Auto sales recorded their strongest November in a decade, selling a seasonally adjusted annualized rate of around 17 million vehicles.
Kelley Blue Book senior editor Karl Brauer says there's millions of cars worth of pent-up demand because of the great recession. Plus, this is the best lineup from the Big Three American automakers in a long time, he says.
“They’re not just strong in the large truck and SUV categories, where they have been strong for decades, but they also have very compelling cars – small cars, midsized SUVs,” he said.
Things were also helped by old-fashioned bargains and promotions. Kirt Frye, who operates the Sunnyside Automotive Group near Cleveland, had a gift card deal going over Black Friday weekend.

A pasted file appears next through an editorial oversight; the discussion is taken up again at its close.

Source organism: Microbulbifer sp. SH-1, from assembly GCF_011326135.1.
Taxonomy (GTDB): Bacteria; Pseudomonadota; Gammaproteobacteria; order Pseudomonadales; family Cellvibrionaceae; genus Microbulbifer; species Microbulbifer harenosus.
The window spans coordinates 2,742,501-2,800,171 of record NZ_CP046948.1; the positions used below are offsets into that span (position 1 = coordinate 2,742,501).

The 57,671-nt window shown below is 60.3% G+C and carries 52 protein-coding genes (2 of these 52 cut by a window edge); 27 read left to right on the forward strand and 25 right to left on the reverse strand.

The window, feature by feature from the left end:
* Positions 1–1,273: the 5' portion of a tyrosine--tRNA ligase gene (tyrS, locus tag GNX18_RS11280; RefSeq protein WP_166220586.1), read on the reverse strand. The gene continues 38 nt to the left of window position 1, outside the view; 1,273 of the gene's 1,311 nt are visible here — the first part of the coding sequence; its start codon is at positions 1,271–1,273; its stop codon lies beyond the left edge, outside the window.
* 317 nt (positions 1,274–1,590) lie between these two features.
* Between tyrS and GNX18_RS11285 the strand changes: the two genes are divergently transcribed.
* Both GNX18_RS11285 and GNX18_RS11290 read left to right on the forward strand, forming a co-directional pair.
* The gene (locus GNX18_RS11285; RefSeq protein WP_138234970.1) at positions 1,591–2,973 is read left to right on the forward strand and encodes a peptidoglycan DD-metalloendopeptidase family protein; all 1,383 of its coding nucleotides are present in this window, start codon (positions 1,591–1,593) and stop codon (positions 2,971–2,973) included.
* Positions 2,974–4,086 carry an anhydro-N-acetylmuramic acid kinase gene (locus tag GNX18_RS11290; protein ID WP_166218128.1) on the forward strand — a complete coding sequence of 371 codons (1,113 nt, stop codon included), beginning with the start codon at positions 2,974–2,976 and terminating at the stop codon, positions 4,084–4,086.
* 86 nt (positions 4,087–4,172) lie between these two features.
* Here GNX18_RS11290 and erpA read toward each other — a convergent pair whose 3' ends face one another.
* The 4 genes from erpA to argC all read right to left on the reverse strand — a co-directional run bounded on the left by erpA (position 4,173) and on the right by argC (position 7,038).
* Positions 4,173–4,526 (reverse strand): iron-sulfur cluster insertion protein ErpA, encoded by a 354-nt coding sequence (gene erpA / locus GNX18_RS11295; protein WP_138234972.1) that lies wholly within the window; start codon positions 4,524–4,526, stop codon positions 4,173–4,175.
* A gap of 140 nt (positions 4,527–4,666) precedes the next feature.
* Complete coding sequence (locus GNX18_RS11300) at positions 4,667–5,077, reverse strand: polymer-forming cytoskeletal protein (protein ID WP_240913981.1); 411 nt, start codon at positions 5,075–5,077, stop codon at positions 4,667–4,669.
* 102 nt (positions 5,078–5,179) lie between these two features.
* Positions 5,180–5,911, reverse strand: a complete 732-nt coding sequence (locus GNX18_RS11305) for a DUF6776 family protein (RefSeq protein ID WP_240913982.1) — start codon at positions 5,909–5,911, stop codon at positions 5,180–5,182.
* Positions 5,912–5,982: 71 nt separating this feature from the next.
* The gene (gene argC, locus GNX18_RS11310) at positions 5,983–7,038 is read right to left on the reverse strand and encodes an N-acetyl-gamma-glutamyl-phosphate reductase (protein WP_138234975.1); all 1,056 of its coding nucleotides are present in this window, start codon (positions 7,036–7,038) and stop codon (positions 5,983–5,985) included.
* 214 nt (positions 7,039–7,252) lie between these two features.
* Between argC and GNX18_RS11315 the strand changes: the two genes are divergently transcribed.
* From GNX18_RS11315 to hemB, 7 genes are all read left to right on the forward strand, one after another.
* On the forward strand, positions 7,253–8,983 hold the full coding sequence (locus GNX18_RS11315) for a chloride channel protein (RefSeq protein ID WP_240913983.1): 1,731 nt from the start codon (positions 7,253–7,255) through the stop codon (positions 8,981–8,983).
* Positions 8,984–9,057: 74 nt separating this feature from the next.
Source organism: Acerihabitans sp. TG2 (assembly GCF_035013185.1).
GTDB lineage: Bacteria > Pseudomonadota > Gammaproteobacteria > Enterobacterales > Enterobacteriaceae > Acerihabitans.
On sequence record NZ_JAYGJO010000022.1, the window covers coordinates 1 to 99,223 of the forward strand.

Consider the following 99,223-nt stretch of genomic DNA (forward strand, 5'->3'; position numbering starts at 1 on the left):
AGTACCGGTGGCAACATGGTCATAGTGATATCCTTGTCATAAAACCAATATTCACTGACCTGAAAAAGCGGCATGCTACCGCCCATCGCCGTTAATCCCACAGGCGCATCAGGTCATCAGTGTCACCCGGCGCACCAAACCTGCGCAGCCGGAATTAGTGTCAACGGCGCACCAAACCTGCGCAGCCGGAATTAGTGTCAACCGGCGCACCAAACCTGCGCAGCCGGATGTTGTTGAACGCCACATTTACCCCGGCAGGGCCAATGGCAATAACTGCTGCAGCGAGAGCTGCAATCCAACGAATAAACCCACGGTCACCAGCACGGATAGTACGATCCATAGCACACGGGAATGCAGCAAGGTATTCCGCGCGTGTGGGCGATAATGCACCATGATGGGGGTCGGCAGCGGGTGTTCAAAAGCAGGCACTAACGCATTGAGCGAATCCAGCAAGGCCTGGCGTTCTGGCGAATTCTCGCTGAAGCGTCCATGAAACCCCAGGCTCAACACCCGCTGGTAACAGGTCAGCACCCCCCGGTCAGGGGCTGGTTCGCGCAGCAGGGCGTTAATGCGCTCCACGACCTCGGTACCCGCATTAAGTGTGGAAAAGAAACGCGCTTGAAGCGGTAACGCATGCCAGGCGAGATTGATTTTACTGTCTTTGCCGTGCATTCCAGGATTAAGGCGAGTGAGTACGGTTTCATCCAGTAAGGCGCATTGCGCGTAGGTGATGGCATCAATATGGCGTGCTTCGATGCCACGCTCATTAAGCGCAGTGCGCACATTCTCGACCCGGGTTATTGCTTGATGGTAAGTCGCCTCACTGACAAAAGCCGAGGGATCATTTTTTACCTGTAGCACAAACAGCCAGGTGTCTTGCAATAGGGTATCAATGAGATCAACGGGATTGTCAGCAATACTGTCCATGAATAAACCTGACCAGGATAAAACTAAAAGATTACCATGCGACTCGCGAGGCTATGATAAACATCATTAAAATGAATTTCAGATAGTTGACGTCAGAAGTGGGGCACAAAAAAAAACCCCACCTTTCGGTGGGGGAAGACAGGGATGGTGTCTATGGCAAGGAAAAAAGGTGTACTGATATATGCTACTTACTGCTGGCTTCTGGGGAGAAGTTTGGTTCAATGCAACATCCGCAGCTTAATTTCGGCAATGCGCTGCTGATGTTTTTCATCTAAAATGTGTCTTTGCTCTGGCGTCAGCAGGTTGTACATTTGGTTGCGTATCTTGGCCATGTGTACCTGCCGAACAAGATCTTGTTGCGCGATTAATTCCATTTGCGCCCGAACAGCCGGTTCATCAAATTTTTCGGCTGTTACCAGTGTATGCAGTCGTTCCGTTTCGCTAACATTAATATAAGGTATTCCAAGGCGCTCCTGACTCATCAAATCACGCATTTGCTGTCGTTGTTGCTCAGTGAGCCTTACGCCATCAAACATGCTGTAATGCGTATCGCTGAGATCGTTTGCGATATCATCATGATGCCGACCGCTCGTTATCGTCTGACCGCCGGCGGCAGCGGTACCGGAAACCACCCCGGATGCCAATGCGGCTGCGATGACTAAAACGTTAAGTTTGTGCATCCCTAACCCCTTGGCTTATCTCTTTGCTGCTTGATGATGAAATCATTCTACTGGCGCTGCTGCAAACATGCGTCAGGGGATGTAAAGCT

“We had them from 9 a.m. through 11 a.m. on a website, and at 9:05 all five of the $500 gift cards were already spoken for,” Frye said. “We sold five cars in about 15 minutes.”
Compare that to an average day of three cars sold.
In addition, gas prices have been falling, and cars are more fuel efficient than they were years ago. But Frye said gas prices are “probably not that much of an economic factor.”
“But for someone who is looking at a $12,000 to $15,000 used car, and they can buy an $18,000 new car and that new car gets 30-plus miles per gallon, now that math really matters,” he explained.
“The market is up for grabs amongst anybody,” said George Magliano, senior principal economist at IHS Automotive. “So you have to have the product and you have to fight for your market share,” he said.
So, consumers who have been waiting for the right time to buy are finding that time is now.
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